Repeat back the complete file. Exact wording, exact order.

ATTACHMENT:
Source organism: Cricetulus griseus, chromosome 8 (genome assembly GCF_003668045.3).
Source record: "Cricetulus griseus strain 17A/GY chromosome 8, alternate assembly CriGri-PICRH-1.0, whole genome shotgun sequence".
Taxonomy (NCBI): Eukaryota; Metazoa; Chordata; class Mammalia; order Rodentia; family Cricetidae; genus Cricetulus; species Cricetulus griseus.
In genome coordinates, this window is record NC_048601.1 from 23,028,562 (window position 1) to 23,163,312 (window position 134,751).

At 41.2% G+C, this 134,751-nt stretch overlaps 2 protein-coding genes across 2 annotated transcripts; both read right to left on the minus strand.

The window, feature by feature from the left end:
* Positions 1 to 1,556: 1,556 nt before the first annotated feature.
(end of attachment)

Source organism: Cricetulus griseus, chromosome 8 (genome assembly GCF_003668045.3).
Source record: "Cricetulus griseus strain 17A/GY chromosome 8, alternate assembly CriGri-PICRH-1.0, whole genome shotgun sequence".
Taxonomy (NCBI): Eukaryota; Metazoa; Chordata; class Mammalia; order Rodentia; family Cricetidae; genus Cricetulus; species Cricetulus griseus.
In genome coordinates, this window is record NC_048601.1 from 23,028,562 (window position 1) to 23,163,312 (window position 134,751).

At 41.2% G+C, this 134,751-nt stretch overlaps 2 protein-coding genes across 2 annotated transcripts; both read right to left on the minus strand.

The window, feature by feature from the left end:
* Positions 1 to 1,556: 1,556 nt before the first annotated feature.